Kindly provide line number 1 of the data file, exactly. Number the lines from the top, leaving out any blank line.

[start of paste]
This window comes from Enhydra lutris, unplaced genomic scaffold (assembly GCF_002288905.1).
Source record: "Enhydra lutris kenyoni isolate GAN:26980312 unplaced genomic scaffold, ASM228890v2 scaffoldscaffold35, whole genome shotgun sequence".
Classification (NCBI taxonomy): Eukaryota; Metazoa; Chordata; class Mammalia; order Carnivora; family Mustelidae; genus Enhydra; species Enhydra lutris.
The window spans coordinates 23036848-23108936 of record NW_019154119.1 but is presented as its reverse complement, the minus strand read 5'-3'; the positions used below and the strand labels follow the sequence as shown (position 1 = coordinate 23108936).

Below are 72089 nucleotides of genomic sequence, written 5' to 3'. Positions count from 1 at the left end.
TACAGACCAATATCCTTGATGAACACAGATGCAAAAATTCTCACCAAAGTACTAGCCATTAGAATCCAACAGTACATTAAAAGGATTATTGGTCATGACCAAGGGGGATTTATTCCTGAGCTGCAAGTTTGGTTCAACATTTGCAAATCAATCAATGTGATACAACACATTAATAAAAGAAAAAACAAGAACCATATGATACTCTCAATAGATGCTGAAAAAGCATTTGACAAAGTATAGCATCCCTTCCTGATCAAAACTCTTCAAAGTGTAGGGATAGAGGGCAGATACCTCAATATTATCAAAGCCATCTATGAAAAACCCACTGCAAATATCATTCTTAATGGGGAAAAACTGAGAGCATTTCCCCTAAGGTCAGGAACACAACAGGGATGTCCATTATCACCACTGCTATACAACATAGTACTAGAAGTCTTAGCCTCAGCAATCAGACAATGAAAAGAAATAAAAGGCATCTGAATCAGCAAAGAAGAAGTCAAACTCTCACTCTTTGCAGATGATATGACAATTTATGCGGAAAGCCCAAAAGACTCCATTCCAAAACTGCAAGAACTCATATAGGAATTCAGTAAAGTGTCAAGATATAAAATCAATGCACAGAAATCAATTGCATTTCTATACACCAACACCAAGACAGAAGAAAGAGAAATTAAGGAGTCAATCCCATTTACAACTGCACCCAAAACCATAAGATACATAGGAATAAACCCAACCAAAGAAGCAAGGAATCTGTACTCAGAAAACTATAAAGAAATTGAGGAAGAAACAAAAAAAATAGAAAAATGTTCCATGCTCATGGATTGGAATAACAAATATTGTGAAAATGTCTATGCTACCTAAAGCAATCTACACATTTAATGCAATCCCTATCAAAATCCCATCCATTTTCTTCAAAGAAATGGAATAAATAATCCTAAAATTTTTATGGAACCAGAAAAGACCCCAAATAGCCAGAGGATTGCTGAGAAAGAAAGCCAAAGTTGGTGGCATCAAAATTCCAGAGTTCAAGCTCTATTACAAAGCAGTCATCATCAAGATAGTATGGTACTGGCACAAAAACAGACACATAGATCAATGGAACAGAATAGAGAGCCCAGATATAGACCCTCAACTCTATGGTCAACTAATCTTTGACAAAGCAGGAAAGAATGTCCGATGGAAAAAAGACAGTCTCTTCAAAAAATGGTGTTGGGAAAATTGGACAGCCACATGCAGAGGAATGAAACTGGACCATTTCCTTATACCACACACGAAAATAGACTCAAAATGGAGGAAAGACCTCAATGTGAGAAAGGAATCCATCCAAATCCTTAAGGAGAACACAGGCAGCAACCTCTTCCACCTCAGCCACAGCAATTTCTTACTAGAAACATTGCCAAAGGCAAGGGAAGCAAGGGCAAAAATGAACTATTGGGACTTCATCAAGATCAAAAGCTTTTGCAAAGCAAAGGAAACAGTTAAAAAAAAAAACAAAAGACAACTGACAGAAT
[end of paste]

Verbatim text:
This window comes from Enhydra lutris, unplaced genomic scaffold (assembly GCF_002288905.1).